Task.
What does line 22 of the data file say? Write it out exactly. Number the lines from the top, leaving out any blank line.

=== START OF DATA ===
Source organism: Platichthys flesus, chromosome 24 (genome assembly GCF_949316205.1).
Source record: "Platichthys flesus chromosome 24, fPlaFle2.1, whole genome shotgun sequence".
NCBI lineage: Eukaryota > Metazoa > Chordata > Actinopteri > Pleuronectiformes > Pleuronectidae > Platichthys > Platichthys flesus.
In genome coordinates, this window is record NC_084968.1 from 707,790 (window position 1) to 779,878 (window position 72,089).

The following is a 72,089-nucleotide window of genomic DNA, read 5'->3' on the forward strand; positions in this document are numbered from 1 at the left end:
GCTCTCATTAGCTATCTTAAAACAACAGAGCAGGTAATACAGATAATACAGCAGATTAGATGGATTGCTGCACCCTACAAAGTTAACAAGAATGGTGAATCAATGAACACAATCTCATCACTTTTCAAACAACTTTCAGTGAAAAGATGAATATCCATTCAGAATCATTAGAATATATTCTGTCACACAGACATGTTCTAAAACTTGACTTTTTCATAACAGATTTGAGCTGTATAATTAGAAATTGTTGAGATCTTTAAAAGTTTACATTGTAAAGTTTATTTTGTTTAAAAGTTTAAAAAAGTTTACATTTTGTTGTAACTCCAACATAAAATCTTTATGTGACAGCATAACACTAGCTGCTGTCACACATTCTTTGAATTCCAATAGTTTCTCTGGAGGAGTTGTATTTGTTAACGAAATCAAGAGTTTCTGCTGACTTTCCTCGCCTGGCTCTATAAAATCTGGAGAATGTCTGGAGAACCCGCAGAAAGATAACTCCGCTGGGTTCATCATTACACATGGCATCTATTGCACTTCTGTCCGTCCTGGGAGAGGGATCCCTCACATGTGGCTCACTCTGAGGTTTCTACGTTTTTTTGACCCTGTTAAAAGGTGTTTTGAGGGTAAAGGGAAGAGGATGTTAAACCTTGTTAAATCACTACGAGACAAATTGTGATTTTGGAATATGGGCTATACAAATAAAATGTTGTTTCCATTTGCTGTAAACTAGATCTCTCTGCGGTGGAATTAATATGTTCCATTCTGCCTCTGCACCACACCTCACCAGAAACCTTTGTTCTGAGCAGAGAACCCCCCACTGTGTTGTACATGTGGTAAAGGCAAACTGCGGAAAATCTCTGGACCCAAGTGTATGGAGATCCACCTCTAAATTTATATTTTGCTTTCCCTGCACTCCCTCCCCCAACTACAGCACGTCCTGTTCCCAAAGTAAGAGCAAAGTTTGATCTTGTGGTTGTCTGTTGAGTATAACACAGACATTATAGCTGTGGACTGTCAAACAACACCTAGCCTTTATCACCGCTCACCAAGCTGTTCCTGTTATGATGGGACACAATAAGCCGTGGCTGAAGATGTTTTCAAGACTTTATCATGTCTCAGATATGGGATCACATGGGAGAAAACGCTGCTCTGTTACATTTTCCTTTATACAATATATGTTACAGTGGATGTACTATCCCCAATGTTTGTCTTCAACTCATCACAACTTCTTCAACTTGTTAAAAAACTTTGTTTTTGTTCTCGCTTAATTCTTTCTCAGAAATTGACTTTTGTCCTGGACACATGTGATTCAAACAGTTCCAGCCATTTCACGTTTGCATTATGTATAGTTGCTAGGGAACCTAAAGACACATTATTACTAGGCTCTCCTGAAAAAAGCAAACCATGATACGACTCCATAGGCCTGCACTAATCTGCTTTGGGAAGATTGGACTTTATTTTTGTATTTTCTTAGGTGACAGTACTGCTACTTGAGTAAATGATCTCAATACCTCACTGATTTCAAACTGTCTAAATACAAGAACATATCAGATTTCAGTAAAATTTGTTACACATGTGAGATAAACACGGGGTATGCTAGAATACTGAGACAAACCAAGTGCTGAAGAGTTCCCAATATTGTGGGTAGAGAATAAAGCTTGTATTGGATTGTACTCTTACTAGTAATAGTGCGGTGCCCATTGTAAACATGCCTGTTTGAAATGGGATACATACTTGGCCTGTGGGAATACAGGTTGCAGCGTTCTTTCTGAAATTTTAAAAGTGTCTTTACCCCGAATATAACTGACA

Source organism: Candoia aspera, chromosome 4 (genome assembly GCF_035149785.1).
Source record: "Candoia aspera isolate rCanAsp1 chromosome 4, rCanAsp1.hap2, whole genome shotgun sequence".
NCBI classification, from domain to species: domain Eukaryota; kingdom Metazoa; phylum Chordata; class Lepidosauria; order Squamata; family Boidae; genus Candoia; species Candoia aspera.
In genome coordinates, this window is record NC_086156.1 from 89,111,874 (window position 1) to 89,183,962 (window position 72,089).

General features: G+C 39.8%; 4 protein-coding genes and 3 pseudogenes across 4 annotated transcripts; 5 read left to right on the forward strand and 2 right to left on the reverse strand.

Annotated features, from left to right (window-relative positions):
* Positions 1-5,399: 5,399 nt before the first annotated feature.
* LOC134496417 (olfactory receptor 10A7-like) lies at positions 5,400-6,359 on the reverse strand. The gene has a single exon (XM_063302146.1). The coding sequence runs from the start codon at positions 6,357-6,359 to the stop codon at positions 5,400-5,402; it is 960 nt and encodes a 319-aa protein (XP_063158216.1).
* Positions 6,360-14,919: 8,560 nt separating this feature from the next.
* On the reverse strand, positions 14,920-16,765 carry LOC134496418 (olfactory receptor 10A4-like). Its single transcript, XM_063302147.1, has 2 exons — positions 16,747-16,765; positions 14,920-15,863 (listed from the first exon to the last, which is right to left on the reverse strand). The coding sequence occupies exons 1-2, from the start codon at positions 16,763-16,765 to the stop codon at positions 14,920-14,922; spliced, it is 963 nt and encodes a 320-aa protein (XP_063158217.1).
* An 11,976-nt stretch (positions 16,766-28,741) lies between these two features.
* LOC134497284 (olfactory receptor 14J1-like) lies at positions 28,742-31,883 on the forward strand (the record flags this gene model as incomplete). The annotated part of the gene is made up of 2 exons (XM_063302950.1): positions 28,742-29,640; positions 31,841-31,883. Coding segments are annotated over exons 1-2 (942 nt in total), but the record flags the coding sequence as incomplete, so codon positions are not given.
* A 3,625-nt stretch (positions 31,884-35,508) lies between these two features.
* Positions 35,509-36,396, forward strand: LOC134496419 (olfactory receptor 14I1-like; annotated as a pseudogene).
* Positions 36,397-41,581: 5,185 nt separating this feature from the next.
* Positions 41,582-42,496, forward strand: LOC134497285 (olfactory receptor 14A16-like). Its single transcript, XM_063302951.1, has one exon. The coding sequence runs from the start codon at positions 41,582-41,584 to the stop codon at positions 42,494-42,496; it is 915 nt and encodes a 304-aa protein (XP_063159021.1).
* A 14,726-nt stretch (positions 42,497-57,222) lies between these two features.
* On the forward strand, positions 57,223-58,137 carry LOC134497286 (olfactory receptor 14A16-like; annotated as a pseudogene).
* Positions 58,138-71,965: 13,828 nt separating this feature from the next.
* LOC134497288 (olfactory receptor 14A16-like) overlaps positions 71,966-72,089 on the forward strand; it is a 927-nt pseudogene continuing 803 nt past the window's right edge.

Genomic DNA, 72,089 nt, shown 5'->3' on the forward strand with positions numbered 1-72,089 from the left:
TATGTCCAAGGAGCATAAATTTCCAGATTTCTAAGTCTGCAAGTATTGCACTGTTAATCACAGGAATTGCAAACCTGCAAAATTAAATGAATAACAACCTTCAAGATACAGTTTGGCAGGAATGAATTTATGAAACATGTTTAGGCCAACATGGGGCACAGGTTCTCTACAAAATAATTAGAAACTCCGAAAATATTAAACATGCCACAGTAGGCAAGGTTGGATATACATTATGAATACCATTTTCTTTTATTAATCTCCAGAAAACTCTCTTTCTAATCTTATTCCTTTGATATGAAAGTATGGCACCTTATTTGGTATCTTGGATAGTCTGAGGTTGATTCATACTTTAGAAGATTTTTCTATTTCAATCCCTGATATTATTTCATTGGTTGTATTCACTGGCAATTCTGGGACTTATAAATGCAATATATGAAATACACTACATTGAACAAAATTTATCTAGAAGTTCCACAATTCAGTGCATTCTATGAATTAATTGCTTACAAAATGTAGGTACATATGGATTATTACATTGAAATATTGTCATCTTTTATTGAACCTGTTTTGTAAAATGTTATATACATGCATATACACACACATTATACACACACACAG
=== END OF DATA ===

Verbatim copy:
* Positions 41,582-42,496, forward strand: LOC134497285 (olfactory receptor 14A16-like). Its single transcript, XM_063302951.1, has one exon. The coding sequence runs from the start codon at positions 41,582-41,584 to the stop codon at positions 42,494-42,496; it is 915 nt and encodes a 304-aa protein (XP_063159021.1).